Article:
The US too has a relatively poor performance, with 19% of the executive team female and 26% of board of director spots in the hands of women. In Australia, while there are more women throughout the organisation 40% on average, the ultimate number of executive team members female, comes in at 21% average.

Variance across the pipeline, ethnicity

When it comes to ethnic/cultural minorities, the research continues to find that there are relatively significant differences between diversity levels in the respective countries, and executive level representation – although, the reasons for the disparity may be more complex than statistics.

In the UK the number from a minority ethnic/cultural background for the executive team stood at 11%, slightly behind the share of the population of 13%. The number on the board of directors was slightly lower, at 7%. However, the research notes that the average is buoyed by a relatively small number of companies with high-performances, with 56% of executives sporting no minorities and 59% of boards with no minorities.

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Women remain underrepresented in UK's hospitality industry leadership

12 April 2019 Consultancy.uk

Female engagement at the top level of the UK hospitality industry is still lagging, with the vast majority of decision-making roles continue to be held by men. Only 7% of the industry’s FTSE 350 CEOs are women; however, the pay gap in hospitality and leisure is far better than in other industries, at a median of approximately 7%.

The hospitality, travel and leisure (HTL) sector is one of the UK’s largest employers, with 3.2 million people working in its segments. Despite a poor 2018 in terms of tightening consumer spending, the industry is still one of the top sectors in terms of economic activity, hitting £130 billion last year – besting the UK’s automotive, pharmaceutical and aeronautical sectors’ combined activities.

While the industry is one of the country’s largest employers, it still faces considerable issues around diversity at the top. New analysis from PwC has explored the matter, as well what initiatives the industry has engaged to open up its top ranks to a more diverse background.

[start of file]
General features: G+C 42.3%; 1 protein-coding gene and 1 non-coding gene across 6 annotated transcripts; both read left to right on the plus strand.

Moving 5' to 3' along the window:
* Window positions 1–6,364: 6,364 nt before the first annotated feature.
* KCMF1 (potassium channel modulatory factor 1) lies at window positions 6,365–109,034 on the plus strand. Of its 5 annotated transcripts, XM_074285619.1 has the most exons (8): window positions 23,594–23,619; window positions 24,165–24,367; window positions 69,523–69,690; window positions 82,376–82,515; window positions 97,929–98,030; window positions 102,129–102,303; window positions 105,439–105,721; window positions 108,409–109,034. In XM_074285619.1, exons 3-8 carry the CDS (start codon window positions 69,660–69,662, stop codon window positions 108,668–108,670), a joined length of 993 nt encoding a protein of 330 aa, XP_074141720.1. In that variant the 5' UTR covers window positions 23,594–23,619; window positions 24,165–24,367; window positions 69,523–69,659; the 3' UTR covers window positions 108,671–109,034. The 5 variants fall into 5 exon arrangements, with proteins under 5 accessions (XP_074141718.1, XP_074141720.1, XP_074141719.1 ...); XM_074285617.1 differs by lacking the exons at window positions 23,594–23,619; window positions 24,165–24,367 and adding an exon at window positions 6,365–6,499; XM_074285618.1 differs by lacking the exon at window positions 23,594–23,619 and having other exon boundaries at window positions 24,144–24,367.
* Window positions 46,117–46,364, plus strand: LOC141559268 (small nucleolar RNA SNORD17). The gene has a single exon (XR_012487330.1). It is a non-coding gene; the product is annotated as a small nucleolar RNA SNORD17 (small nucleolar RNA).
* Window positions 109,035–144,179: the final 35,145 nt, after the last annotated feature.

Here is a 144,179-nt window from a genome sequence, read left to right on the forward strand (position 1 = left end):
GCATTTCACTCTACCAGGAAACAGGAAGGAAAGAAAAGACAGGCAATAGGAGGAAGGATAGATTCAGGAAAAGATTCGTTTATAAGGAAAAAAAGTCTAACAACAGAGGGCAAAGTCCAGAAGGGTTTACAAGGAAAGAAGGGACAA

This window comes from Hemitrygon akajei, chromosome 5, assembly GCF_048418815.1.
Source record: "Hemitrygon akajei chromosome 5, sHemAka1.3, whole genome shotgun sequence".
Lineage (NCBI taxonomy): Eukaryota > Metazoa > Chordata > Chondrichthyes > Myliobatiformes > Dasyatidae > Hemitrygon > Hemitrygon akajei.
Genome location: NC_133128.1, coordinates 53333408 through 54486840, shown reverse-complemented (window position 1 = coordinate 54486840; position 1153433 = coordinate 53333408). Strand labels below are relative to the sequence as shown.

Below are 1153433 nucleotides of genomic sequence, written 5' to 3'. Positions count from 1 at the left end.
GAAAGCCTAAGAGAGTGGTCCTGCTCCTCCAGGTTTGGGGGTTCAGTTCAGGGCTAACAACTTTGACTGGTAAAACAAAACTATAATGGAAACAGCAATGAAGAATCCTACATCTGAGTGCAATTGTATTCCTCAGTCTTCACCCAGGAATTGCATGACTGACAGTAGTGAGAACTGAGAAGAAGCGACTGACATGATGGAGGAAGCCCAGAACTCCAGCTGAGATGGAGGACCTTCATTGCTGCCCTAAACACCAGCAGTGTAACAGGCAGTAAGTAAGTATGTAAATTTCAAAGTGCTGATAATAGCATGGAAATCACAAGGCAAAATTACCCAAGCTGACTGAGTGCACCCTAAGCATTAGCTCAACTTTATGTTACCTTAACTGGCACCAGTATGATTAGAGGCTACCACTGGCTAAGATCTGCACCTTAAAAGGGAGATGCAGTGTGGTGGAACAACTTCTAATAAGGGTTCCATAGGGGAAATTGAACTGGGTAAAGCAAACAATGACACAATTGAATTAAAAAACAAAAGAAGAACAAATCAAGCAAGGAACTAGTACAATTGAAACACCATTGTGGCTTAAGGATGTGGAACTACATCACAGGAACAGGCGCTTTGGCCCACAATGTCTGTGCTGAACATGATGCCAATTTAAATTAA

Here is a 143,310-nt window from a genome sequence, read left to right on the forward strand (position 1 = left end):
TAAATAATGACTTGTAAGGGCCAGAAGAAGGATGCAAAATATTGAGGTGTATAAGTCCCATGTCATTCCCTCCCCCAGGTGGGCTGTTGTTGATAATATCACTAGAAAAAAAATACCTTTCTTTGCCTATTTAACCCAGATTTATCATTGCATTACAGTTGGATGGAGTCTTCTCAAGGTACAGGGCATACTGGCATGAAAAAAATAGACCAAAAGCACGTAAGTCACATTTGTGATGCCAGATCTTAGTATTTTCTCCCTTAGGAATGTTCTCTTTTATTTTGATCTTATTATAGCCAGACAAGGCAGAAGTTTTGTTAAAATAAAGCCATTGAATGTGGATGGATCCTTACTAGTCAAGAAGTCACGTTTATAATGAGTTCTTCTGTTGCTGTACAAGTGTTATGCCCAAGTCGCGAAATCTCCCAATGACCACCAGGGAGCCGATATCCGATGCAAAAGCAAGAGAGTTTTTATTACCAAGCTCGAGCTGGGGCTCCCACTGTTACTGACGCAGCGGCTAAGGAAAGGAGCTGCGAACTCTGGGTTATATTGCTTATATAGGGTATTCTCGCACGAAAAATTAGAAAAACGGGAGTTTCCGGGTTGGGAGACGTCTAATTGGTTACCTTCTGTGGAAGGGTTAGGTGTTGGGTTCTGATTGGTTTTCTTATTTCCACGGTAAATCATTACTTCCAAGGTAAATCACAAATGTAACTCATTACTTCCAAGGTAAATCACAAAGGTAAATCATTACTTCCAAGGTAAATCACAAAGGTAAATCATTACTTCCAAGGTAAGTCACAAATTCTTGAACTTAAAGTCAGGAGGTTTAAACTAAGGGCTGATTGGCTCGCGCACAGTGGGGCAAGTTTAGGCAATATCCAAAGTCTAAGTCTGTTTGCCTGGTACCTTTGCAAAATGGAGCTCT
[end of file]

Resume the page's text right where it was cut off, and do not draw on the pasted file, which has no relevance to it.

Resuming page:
Female representation at board level for UK companies and HTLs

According to a survey of CEOs, Chairs or HR Directors of over 100 of the most significant leisure businesses across the UK, the hospitality industry has a relatively male-dominated top level. This lags behind the FTSE 100, where companies have female board level representation at 32.2%. Meanwhile, the figure for the combined executive committee and direct reports stands at 28%. This is well above FTSE 250 levels, where female board level representation stands at 22.4% and executive committee & direct reports stand at 27.8%.

For the hospitality industry as a whole, board level representation came in at 23.6%, with FTSE 350 for the industry performing slightly better at 25.1%, while non-listed companies performed considerably worse at 18.2%. The firm notes that the figures hide that while some companies are making strides to improve equality, others are not moving forward – with the positive result reflecting more often the good work of some, while others are not taking the issue seriously in their agenda setting.

Blind spot

The study states, however, that while the overall numbers are relatively strong, the industry has a number of acute weaknesses. These include CEO numbers, with only 7% of HTL FTSE 350 companies helmed by women and 11% of non-listed companies led by female CEOs. Meanwhile, female chairs at FTSE 350 companies for the sector stand at zero. In terms of wider diversity representation, only 1 in 33 leaders at industry companies is from a BAME background.

Pay gap for HTL and hospitality

The report noted discrepancies between FTSE 100 companies and FTSE 250 in terms of improving the number of women at executive level. The majority have met the Hampton-Alexander Review target of 33% women at board level, up from around 25% in 2016. However, the remaining ~40% are not on target, and are unlikely to meet the target by 2020. A similar trend is noted when it comes to executive committee and direct reporting numbers.

Jon Terry, Diversity & Inclusion Consulting Leader at PwC, said, "To make real progress in diversity and inclusion, businesses need to elevate it onto the CEO’s agenda and align diversity & inclusion strategy to the fundamentals of the business."

Tracking progress FTSE 250 level

However, one area where hospitality travel and leisure companies are outperforming other companies in the wider UK economy, is the mean and median pay gap between men and women. PwC found that the median of the wider UK economy comes is approximately 14% – with upper quartile companies noted for a gap of low 20%, and lower quartile companies noted for differences of around 2%.

The median pay gap for HTL comes in at well below 7%, with the median close to parity. There are considerable differences, however, with hospitality at 7%, while travel comes in considerably higher, at 22%. The latter figure reflects fewer women in higher paid pilot and technical positions within the industry.